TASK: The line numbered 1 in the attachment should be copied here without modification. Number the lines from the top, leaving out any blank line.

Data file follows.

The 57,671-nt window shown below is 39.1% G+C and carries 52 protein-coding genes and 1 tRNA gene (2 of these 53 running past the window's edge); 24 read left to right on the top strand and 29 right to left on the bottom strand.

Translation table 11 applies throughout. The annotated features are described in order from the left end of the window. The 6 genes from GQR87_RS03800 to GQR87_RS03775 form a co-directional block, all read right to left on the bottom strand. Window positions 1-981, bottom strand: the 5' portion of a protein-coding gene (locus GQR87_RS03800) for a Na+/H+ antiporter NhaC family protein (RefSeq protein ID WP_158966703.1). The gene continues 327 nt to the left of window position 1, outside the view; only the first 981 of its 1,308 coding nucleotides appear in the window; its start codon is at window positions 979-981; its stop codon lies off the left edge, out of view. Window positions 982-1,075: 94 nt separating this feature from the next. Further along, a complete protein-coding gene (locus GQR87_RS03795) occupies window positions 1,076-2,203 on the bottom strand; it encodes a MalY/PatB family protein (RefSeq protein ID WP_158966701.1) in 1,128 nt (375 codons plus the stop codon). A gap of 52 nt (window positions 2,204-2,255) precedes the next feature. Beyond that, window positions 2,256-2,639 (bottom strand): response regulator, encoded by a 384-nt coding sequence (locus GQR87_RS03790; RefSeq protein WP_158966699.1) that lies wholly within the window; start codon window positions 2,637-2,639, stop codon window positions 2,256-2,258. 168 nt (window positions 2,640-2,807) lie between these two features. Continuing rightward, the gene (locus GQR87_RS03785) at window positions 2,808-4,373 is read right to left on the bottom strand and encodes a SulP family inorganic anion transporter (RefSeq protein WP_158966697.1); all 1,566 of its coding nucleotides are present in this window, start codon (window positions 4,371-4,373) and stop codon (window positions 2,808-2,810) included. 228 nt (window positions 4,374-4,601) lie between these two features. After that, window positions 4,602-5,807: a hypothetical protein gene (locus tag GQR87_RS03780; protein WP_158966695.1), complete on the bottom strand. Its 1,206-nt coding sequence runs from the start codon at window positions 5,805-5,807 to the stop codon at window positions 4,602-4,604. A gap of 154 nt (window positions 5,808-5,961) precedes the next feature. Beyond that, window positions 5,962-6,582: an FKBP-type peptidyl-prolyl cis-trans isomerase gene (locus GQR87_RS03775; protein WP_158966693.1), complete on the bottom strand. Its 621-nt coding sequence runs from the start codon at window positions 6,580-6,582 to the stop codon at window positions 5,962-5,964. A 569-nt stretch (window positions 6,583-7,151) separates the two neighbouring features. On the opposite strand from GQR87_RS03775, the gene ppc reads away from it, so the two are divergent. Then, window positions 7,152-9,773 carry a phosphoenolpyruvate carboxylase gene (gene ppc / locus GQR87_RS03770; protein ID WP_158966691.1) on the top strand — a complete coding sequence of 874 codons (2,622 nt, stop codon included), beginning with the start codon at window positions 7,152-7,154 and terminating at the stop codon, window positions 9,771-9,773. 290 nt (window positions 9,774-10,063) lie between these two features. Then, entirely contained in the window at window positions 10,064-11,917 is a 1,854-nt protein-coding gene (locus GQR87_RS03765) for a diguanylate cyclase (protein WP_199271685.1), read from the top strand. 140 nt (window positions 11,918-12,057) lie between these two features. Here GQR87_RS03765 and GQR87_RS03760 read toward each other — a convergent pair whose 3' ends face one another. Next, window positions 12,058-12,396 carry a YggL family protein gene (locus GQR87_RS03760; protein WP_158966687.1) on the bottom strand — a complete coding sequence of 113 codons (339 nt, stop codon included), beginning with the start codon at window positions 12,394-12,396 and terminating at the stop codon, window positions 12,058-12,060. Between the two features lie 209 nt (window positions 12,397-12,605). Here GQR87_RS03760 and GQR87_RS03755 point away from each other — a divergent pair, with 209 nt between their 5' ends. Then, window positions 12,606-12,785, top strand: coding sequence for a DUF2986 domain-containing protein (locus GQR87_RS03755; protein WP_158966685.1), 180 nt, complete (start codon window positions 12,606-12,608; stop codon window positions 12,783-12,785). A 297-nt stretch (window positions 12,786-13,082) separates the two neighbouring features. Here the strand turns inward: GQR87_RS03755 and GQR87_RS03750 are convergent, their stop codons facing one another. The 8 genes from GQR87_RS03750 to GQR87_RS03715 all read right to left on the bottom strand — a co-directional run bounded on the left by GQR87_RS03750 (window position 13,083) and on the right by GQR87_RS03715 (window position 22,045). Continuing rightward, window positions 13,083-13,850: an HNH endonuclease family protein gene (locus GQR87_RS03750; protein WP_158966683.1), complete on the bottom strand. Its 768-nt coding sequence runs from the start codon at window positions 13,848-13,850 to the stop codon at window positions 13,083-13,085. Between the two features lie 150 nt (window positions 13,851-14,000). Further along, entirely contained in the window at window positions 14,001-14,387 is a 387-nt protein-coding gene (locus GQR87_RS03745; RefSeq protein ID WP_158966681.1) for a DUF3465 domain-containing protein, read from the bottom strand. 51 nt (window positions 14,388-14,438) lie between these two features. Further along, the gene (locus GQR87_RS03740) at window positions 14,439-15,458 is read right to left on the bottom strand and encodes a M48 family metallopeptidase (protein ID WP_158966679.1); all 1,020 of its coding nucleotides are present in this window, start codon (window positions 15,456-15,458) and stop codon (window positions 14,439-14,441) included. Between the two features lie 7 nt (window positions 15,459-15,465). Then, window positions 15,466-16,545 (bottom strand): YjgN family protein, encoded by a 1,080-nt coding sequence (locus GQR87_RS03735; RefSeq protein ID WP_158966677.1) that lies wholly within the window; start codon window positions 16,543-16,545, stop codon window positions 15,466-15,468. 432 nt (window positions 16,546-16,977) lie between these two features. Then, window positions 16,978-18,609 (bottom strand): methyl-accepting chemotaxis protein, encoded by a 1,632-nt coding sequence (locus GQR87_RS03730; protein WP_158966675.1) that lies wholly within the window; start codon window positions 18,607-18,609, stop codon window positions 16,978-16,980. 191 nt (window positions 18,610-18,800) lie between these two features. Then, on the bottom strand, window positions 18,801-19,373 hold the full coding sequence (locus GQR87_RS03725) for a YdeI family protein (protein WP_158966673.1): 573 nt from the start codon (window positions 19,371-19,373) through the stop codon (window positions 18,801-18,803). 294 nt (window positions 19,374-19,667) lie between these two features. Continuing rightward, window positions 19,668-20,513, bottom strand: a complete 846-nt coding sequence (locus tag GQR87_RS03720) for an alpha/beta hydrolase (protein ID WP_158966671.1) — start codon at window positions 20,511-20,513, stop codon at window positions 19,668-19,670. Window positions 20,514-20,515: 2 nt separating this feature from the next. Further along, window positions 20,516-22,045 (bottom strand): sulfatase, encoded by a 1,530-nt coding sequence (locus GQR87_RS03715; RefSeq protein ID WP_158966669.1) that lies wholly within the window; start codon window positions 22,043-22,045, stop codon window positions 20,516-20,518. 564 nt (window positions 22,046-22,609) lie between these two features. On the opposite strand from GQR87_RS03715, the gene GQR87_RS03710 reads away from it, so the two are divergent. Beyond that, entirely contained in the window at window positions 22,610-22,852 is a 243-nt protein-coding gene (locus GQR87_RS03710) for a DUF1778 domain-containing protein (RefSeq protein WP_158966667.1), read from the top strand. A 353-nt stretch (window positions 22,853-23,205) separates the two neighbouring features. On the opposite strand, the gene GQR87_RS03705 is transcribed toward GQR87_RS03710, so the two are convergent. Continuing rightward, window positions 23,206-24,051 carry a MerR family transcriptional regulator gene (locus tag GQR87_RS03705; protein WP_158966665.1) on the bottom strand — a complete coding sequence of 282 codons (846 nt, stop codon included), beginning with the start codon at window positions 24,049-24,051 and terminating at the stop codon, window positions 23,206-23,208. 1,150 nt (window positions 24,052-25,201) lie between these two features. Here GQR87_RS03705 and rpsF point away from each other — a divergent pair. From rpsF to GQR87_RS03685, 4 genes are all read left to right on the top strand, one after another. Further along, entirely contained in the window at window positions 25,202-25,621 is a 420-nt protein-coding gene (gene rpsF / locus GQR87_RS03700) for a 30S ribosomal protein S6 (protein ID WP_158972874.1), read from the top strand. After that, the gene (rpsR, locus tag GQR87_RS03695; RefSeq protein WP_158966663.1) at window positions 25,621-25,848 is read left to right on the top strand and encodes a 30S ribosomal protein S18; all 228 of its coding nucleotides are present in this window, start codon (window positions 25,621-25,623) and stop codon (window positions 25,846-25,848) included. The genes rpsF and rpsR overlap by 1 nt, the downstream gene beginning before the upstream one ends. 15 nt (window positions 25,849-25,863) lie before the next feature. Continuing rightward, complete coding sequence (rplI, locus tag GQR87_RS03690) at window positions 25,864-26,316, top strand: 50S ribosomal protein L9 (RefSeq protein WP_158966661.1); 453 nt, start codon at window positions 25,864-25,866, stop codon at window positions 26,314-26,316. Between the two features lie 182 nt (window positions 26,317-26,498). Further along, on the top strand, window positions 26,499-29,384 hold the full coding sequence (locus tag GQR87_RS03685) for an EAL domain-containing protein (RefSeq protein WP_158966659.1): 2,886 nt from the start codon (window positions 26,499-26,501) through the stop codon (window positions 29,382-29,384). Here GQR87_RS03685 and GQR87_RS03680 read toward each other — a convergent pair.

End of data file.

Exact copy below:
The 57,671-nt window shown below is 39.1% G+C and carries 52 protein-coding genes and 1 tRNA gene (2 of these 53 running past the window's edge); 24 read left to right on the top strand and 29 right to left on the bottom strand.